Category Archives: SciFiNow

‘Maniac’ creator Patrick Somerville on making you question reality and normalcy

Based on a Norwegian show of the same name, Netflix’s limited series Maniac reunites Superbad stars Emma Stone and Jonah Hill, alongside a formidable ensemble cast that features Justin Theroux, Sally Field, Sonoya Mizuno, Billy Magnussen, Julia Garner, Jemima Kirke and Gabriel Byrne in recurring roles. Directed in full by Cary Joji Fukunaga (True Detective), the dystopia-tinged dark comedy sees two strangers drawn to the late stages of a mysterious pharmaceutical trial, for mind-repairing pills sold as being able to solve all of a test subject’s problems permanently. What they experience is hallucinations of different worlds and realities.

Ahead of Maniac’s arrival on Netflix, we spoke to writer, executive producer, and the man with the ‘Created by’ credit on the show, Patrick Somerville. Also an author, his previous writing and producing work in television includes fellow Scandinavian series adaptation The Bridge and The Leftovers, the latter also starring Justin Theroux…

Full interview for SciFiNow

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Piercing (Nicolas Pesce, 2018)

Following debut The Eyes Of My Mother, writer/director Nicolas Pesce delivers Piercing, a brisk mix of S&M horror and pitch black comedy that’s based on a novel by Japanese author Ryû Murakami, the man behind the source novel of Takashi Miike’s Audition. And if you know anything about Audition, you can guess the territory of some of Piercing’s own plot rug pulls…

Full review for SciFiNow

Possum (Matthew Holness, 2018)

Best known for co-writing and starring in Garth Marenghi’s Darkplace, Matthew Holness goes to very dark places with his debut feature as a writer and director, Possum. Starring an unnerving Sean Harris, an equally upsetting Alun Amstrong and a human-arachnid hybrid that joins the ranks of cinema’s scariest puppets, the film’s a two-hander horror with eight limbs…

Full review for SciFiNow

Solis (Carl Strathie, 2018)

A low budget debut feature, Solis comes across like Gravity meets Sunshine. The Gravity link is that – spoiler for Gravity – it’s a one-actor show in which said star fights for survival in the wake of a space accident. The Sunshine tie is the fact the lead’s ship is heading towards, well, the sun.

One-actor show isn’t quite accurate, actually, as there’s also the disembodied voice of a familiar performer for the visually present star to converse with. Moon had Kevin Spacey perform this role, while Solis has Alice Lowe as the commander of a ship looking to save the film’s protagonist before the vessel he’s on is obliterated by the sun. So, one might say this Sunshine-resembling film also has a bit of a Moon–shine to it…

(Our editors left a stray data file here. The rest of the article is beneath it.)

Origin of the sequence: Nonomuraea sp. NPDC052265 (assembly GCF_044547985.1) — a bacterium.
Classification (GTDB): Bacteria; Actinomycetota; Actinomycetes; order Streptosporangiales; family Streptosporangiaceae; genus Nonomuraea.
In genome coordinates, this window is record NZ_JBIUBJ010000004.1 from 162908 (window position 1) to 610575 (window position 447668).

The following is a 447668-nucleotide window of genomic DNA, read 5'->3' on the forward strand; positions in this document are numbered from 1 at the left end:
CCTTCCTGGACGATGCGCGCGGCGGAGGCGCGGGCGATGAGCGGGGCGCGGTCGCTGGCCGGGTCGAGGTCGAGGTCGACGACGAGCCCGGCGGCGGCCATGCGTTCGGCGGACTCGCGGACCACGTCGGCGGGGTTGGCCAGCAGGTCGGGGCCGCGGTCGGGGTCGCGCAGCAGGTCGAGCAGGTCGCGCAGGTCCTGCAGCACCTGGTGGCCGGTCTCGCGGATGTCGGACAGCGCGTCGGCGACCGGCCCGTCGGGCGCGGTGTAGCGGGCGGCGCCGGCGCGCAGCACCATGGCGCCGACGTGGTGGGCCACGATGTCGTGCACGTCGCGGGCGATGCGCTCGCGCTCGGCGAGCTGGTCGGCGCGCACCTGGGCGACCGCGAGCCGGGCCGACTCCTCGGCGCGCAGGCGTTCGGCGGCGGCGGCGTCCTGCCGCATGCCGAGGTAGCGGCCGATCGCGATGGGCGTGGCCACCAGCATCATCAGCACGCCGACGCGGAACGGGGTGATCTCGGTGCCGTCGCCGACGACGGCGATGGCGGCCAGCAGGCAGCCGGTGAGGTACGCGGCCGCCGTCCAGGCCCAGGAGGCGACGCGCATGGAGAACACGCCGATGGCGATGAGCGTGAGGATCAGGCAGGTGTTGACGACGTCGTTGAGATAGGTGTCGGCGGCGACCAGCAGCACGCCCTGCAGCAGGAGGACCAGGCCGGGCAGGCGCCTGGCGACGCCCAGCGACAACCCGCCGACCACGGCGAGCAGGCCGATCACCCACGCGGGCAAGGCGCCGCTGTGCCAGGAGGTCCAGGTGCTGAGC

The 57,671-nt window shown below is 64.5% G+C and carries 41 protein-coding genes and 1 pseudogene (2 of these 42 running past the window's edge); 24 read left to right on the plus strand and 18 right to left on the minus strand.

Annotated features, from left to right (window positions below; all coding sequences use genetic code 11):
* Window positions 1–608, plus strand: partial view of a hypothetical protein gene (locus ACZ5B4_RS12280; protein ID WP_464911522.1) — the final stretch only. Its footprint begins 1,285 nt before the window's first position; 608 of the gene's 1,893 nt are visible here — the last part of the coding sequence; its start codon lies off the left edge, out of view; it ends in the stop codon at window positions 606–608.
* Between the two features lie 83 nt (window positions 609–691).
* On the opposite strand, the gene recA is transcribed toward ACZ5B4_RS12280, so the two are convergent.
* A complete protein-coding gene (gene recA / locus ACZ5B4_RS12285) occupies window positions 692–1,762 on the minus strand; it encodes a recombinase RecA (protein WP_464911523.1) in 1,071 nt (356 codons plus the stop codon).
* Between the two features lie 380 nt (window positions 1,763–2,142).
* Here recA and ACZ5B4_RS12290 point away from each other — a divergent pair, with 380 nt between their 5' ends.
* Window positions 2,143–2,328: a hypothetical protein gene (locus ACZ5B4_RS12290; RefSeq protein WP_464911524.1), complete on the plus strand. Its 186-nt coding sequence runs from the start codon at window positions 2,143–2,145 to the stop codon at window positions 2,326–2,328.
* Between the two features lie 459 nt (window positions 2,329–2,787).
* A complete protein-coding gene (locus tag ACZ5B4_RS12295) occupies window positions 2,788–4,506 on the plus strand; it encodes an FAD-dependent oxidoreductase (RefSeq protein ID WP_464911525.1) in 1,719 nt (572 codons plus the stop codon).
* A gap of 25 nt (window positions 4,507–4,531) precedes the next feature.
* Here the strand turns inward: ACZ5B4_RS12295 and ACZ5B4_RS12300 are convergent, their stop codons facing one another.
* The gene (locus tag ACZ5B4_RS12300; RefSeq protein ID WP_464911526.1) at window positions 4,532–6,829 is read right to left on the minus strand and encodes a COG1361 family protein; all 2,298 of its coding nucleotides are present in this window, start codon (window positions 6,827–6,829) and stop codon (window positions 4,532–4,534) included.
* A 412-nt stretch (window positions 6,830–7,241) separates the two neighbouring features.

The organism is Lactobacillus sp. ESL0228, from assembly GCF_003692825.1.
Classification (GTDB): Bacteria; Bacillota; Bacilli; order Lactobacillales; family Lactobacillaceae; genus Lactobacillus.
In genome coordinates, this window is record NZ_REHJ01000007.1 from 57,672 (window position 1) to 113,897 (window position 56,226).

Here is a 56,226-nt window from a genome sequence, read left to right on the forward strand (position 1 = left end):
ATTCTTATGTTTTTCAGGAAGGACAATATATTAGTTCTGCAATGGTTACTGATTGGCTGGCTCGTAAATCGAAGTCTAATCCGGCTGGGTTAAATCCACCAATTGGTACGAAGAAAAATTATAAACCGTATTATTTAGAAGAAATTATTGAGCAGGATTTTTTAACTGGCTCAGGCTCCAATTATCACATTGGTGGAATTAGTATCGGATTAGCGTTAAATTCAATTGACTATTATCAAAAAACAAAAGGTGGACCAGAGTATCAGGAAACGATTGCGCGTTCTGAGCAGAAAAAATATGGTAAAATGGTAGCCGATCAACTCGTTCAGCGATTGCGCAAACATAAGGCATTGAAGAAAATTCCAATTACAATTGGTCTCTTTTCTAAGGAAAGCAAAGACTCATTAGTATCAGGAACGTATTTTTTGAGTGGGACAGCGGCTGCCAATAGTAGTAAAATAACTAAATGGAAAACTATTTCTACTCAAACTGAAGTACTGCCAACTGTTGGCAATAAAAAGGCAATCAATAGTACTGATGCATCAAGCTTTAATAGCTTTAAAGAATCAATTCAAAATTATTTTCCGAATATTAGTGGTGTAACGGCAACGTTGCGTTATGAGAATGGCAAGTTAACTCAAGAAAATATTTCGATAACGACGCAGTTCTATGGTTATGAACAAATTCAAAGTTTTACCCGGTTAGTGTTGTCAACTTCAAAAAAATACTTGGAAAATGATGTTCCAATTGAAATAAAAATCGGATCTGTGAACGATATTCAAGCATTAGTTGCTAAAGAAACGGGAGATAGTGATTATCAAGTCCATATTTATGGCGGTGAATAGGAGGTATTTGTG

Full review for SciFiNow

Anna and the Apocalypse (John McPhail, 2017)

The pool of Scottish film musicals is small but notable – there’s Sunshine on Leith, a jukebox musical of The Proclaimers’ hits; Stuart Murdoch’s God Help the Girl; and culturally insensitive Gene Kelly vehicle Brigadoon. They can step aside for the new baby in the family, and this one’s got some bite. Anna and the Apocalypse is (probably) the world’s first Christmas-set high-school zombie comedy musical. Less Brigadoon, more Brigadoom…

Full review for SciFiNow

Mari Okada on her anime directorial debut ‘Maquia: When the Promised Flower Blooms’

Mari Okada has become one of the most prolific writers in modern Japanese animation, not only contributing scripts to various beloved shows, like a new version of Lupin III, but also writing entire seasons of others and seeing her work adapted across anime, manga, video games and live-action cinema.

With Maquia: When The Promised Flower Blooms, an intimate story set against an epic fantasy stage, she turns to directing her own material for the first time. It sees title character Maquia, a young woman from an elf-like race, lose her home, family and friends when her land is attacked by bandits intent on capturing its women. Legend has it that her kind never age, making them valuable to other kingdoms.

After Maquia escapes into the unfamiliar outside world, she stumbles across an orphaned baby, whose parents have been slain. She takes him into her care and tries to raise him herself. The film follows the pair over several decades, as one ages but the other doesn’t, while it also becomes clear that Maquia may not be the last of her kind after all…

Full interview for SciFiNow

Maquia: When the Promised Flower Blooms (Mari Okada/Toshiya Shinohara, 2018)

Genre fiction has many explorations of romantic love between an immortal being and a human protagonist – vampire stories are especially good for it. What’s less common is a focus on familial love between someone who’s fated to live forever, or at least several centuries more than most, and a human who won’t be alive for nearly as long.

Maquiaisn’t about vampires (and it’s not a horror), but does follow the parent and child relationship between a woman of fantastic origin and the mortal boy she takes under her wing…

Full review for SciFiNow